Robert Gordon Jacomb-Hood MA (3 June 1865 – 22 July 1897) was born in Chudleigh, Devonshire, a son of civil engineer John Hood, and has been cited as a descendant of Samuel Hood.[5] He was educated at Rugby, and Clare College, Cambridge, where he obtained his M.A. He was for five years house master at Wadham School then, Like Lindon, emigrated to Australia for the healthier climate. In 1891 he was appointed assistant master at Cumloden School on Alma Road, St Kilda, Victoria.[9] In 1895 he moved to Adelaide, and Queen's College, whose proprietor, Lindon, was ill, and took over management of the school. Hood was a noted Classical scholar and a keen golfer.[10] He never married, but had a brother, Dr. Charles Jacomb-Hood, and three sisters in England. He too was buried at the North Road cemetery. No definite link has yet been found to the English artist George Percy Jacomb-Hood.

Hood purchased the business from Lindon's widow and ran the school successfully for 30 years. On 27 August 1926 Edward Stokes, M.A. took over the school, which continued to prosper and, "on the advice of a number of old boys and certain educationists", it was in 1928 renamed Queen's College.

Edward Stokes (c. 1880 – 6 April 1934) was born in Melrose, South Australia a son of Rev. Frank H. Stokes and grandson of General John Stokes. He was educated at St Peter's College and Adelaide University, then went to Magdalen College, Oxford, where be gained his M.A. and an exhibition in chemistry. In 1908 he was appointed to the Imperial Indian Education Service as a headmaster at Bareilly, Oudh Province. On November 19 November 1909, after a brief return to Adelaide, he married in Bombay May, youngest daughter of Willett Ram of Halesworth, Suffolk; they had one son and five daughters. He returned to Adelaide in 1923 to take up an appointment as master in charge of the Preparatory School at St Peters College, then in 1926 purchased Queen's College. He died in 1934 and was buried at the North Road Cemetery.[11]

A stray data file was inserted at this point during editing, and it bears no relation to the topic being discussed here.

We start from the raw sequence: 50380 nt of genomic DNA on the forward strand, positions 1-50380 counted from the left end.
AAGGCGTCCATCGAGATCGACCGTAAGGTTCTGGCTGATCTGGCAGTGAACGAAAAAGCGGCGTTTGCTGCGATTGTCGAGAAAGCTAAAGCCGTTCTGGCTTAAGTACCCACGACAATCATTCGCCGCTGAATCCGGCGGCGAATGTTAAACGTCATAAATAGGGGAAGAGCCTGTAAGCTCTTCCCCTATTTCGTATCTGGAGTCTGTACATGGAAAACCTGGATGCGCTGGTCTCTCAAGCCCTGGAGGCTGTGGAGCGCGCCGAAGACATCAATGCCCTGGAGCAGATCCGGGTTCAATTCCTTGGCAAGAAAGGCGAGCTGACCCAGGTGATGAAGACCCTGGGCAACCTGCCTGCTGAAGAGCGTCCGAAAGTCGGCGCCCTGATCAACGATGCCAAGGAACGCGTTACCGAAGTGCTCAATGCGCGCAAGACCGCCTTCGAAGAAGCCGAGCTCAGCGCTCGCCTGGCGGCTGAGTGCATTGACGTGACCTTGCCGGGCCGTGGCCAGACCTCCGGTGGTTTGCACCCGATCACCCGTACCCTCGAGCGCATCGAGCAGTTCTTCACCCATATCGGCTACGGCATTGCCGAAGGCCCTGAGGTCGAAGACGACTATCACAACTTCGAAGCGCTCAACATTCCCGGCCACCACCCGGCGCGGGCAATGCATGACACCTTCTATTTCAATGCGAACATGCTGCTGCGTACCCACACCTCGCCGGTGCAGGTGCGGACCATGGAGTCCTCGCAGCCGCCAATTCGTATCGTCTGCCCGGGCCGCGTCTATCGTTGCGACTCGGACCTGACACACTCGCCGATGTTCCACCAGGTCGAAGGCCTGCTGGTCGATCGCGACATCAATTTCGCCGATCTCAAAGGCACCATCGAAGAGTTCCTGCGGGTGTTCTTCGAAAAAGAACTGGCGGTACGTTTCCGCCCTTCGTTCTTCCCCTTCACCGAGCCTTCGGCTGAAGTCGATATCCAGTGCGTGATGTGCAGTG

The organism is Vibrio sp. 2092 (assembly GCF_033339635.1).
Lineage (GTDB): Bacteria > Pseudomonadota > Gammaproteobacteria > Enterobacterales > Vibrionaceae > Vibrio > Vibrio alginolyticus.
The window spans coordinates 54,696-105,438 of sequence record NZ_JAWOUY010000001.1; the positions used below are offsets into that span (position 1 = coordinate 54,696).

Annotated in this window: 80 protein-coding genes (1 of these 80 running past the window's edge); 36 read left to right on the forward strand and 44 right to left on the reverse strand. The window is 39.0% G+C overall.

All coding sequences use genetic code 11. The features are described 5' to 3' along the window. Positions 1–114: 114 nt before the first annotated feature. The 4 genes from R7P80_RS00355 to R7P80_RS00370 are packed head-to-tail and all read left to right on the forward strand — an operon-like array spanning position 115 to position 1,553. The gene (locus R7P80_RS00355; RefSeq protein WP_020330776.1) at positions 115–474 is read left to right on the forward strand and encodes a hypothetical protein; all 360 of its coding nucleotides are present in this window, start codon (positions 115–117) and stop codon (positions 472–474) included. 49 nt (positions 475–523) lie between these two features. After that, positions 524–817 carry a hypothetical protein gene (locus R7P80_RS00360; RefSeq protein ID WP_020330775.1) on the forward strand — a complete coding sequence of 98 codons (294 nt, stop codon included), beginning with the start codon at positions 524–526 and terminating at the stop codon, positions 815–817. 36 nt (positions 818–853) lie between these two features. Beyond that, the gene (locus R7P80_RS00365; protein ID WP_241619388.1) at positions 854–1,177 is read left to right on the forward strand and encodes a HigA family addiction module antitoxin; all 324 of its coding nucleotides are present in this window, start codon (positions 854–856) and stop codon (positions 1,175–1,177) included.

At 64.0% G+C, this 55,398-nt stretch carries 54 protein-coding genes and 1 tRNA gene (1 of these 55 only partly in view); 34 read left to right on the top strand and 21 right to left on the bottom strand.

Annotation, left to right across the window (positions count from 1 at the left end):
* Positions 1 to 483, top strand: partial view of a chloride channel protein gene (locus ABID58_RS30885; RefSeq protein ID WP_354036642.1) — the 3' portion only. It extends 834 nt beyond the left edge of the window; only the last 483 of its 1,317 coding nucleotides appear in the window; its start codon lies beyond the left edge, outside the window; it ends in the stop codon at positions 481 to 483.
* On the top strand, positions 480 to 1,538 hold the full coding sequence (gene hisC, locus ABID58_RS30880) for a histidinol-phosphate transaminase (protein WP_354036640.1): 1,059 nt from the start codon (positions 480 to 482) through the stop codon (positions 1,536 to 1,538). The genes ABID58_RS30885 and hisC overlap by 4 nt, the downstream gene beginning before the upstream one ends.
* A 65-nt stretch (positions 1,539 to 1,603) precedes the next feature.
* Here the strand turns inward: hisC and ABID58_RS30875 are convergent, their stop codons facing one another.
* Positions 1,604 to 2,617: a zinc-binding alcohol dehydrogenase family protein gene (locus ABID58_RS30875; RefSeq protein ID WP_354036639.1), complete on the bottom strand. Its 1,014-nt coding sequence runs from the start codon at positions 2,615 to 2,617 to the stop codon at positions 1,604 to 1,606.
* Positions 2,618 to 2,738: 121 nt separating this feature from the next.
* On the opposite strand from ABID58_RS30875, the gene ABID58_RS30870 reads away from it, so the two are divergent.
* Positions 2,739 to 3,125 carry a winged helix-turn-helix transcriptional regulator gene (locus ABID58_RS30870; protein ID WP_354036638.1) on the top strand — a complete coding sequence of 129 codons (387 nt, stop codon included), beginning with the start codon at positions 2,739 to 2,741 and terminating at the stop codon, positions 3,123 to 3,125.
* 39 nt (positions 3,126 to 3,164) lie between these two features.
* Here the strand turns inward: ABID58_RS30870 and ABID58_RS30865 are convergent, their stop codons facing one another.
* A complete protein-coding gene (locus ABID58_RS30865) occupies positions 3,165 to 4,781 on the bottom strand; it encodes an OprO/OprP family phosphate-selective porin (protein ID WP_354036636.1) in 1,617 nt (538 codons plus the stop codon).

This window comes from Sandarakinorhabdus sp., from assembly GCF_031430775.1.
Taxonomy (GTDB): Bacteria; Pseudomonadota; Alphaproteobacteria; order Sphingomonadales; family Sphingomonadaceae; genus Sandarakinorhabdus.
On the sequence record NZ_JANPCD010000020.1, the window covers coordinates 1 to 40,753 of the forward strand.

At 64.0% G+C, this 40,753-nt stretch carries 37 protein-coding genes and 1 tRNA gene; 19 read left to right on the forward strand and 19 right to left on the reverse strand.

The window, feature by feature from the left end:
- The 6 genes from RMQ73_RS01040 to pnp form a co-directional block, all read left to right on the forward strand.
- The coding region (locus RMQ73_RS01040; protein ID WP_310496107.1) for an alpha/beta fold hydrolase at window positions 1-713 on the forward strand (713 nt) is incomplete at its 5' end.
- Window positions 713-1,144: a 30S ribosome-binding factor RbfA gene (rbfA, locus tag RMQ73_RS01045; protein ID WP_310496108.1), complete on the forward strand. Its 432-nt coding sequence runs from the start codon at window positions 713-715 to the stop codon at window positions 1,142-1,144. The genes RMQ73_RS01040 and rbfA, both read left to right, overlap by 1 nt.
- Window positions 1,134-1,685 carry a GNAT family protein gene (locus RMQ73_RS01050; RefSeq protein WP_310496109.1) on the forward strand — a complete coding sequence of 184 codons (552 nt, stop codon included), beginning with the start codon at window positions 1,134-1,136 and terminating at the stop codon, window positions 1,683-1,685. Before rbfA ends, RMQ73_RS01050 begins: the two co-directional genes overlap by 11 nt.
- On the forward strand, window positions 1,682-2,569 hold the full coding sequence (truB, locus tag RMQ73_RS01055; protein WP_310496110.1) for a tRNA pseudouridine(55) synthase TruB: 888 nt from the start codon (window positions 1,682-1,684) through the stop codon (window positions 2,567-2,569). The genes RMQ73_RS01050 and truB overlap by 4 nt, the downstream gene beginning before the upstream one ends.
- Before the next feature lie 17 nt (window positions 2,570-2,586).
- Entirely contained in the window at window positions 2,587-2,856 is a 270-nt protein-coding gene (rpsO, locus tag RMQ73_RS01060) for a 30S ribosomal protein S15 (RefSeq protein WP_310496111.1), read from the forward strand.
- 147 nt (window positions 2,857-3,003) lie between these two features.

The curriculum in the 1930s included history (ancient, English, Australian, and economic), geography, classics, modern languages, mathematics, science, book-keeping, and shorthand. The boys were organised into two Houses, "Lindon" and "Jacomb-Hood" (later simply "Hood"), named for the first two headmasters. They competed for the Bonython Cup, presented by Sir Langdon. The school colours were chocolate and gold. The school library, which contained over 800 books, memorialised Sir Ross Smith, who with his brother Keith was educated at the school. Stokes died on 7 April 1934 and D. O. Haslam, who had been with the school since 1931, leased the college and boarding house from Stokes' trustees.[2]

Dudley Osborne Haslam (1909 – 2004) was a son of William Osborne Haslam (1882–1959) and Gertrude Amy Haslam, née Button (1884– ). He was educated at Scotch and Prince Alfred colleges, and studied engineering at Adelaide University. He joined the school in 1931 as assistant master, then in 1933 succeeded T. A. Le Messurier as Science and Mathematics master. He married Ivy Clarice Morriss of Mannum, South Australia on 26 January 1935. He